Archive for the ‘Energy Futures’ Category

Crude Oil Futures Back Below $50 on Supply

Crude oil futures traded below $50 per barrel today for the first time since the initial down-move In March took oil prices to the $44 dollar area. Crude oil futures are trading down $1.69 as of this writing currently at $49.14 per barrel at the New York Mercantile Exchange.

The analysts reportedly were expecting a drop in supply of nearly TWO MILLION barrels, but the API reported a rise of 2.3M barrels here in the US as of last week – a significant spread. Another report from the Energy Information Administration may show a slightly less amount of crude oil stockpiles as of July 17th.

The technical trend for crude oil is down with no bottom yet in sight. With crude oil below $50 per barrel, maybe us consumers can see gasoline prices reflected lower as well…

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Storage Report May Provide Direction for Natural Gas Futures

Natural gas futures appear to be sitting still near the high end of their trading range of nearly two months as energy traders patiently await new data on gas inventories to help determine the demand for the fuel. Natural gas futures are up more than .07 cents today currently trading just over $2.91 per BTU at the New York Mercantile Exchange.

The US Energy Information Administration’s storage report is due for release tomorrow with an expected increase of 95B cubic feet for the week ending July 3rd (an increase of 91B happened the week before). The total domestic storage at this time is reportedly 32.8% higher than this same week last year and 1.7% above the five-year average for this period in the year.

Natural gas is said to be the US’s top fuel used for everyday home use. With natural gas prices this low, its a real plus for the domestic consumer.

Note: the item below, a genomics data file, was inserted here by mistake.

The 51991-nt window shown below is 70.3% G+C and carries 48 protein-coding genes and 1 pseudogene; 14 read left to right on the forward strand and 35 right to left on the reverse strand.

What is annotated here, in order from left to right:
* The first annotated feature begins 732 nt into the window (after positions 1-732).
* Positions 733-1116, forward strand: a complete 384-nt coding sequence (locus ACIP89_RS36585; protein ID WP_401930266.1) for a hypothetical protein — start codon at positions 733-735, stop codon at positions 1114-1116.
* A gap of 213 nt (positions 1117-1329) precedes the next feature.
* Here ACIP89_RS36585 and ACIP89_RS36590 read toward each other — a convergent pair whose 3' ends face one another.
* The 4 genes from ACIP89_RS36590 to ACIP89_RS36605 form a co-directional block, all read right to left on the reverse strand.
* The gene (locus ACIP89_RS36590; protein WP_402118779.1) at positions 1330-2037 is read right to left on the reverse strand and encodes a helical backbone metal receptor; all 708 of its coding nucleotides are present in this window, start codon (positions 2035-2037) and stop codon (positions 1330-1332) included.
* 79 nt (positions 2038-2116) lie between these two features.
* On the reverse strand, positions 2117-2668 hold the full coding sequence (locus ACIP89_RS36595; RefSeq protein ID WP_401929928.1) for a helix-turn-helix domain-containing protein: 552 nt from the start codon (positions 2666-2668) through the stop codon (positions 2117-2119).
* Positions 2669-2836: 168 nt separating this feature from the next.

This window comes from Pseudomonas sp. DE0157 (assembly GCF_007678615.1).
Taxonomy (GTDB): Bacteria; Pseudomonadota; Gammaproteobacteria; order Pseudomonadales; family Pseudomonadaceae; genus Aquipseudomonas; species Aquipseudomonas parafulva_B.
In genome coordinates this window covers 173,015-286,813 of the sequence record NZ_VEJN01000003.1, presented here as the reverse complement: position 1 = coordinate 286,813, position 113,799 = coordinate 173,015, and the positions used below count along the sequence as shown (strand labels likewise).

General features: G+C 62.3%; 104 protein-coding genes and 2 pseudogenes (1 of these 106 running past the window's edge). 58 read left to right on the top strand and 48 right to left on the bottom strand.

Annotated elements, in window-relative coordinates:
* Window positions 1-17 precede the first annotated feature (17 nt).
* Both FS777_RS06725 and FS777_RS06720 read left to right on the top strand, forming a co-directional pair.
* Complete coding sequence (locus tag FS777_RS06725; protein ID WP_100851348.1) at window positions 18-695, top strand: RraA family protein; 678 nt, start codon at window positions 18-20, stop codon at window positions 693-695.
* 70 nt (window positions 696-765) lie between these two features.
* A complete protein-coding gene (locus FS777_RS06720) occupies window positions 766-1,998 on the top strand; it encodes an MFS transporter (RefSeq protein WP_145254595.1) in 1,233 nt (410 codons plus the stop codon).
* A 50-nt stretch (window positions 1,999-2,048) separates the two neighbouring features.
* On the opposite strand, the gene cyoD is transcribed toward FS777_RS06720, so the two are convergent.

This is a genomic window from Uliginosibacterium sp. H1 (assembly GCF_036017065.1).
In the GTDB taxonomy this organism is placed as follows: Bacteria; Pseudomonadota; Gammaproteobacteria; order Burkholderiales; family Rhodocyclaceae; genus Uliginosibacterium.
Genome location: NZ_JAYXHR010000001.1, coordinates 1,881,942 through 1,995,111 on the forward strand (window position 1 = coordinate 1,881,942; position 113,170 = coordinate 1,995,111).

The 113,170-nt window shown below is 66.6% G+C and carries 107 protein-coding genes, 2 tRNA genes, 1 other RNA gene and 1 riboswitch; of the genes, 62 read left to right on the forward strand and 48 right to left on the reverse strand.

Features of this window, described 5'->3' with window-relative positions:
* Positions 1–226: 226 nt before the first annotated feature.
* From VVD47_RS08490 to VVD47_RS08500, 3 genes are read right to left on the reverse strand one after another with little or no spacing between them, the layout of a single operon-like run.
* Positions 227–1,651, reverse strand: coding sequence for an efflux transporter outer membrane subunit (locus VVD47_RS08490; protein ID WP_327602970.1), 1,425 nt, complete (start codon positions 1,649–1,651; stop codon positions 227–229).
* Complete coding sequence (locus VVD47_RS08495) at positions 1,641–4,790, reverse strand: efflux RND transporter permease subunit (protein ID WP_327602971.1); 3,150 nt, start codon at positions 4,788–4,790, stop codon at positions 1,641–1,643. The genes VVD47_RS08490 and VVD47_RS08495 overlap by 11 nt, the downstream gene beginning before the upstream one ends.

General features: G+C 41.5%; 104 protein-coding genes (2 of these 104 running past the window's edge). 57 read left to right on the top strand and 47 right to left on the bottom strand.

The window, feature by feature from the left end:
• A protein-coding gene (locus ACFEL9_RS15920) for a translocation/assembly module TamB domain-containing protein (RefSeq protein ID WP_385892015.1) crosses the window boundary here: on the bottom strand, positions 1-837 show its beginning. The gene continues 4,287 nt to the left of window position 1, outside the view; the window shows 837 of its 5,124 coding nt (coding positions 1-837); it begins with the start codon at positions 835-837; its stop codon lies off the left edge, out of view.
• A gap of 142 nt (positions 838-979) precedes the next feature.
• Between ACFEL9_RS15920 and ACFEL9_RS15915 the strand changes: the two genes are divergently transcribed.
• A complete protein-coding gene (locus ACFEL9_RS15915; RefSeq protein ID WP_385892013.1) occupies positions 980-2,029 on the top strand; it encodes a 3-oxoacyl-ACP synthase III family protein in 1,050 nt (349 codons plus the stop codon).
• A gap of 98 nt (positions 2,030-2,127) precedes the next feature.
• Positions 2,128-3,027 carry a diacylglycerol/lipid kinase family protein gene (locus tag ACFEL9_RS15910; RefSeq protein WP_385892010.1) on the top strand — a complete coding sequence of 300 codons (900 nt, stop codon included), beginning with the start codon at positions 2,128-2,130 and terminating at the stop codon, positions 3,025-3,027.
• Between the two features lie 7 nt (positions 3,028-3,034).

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Supply Outlook Halts Rise in Crude Oil Futures

Crude oil futures seem to be at a stand-still as concerns over US shale production being revived are contemplated. Crude oil futures are up a nominal .40 cents today currently trading at $60.73 per barrel at the New York Mercantile Exchange.

Yesterday, government data showed domestic gasoline inventories rose by a half-million barrels last week – distillate stockpiles increasing by 100K barrels – at a time when the US “driving season” has entered its peak gasoline demand period. Crude oil inventories, on the other hand, fell a little less than expected during this same time period.

Crude oil futures entered into a down-trend at the end of last month according to my study. Follow through to the crude oil futures downside can have a positive effect for the consumer, and we may see this in the second-half of the year.

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Natural Gas Futures at a Crossroad in Early Uptrend

Natural gas futures is attempting a rebound from its two-week lows with traders now looking for fresh data on weekly gas inventories to have a better outlook on its demand. July natural gas futures are currently “unchanged” from yesterday’s close (near $2.85 per BTU) after a .05 cent rally earlier in the trading session at New York’s Mercantile Exchange.

Natural gas futures put in a monthly low near $2.79 and followed with a May high near $3.15 per BTU at the beginning of last week. The current uptrend in this market may be a little premature based on the weak demand and favorable weather in the near future.

Natural gas futures began an early uptrend in the second week of May, but taking out yesterday’s low of $2.818 can change the directional outlook (in my work). I think US consumers are still very much benefiting with low natural gas prices.

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New Low for May as Stronger Dollar Weighs on Crude Oil Futures

Crude oil futures have found new lows for this month with the backdrop of a stronger dollar and geopolitical concerns in oil-rich Middle East hotspots. Crude oil futures are down over $1.50 per barrel at New York’s Mercantile Exchange (as of this writing).

The US dollar is reported to have helped this crude oil move lower when it accelerated to the upside and reinforcing a new uptrend. Elsewhere, traders may be factoring-in the possibility of sanctions being lifted from Iran because if this should happen this summer (as discussed), then more oil will be added to the world glut of supply.

Crude oil futures are at a cross-road in its current uptrend. If tomorrow can manage to break today’s low, this can possibly change the technical trend to “down” in my work.

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New Highs For Crude Oil After Weekly US Supply Data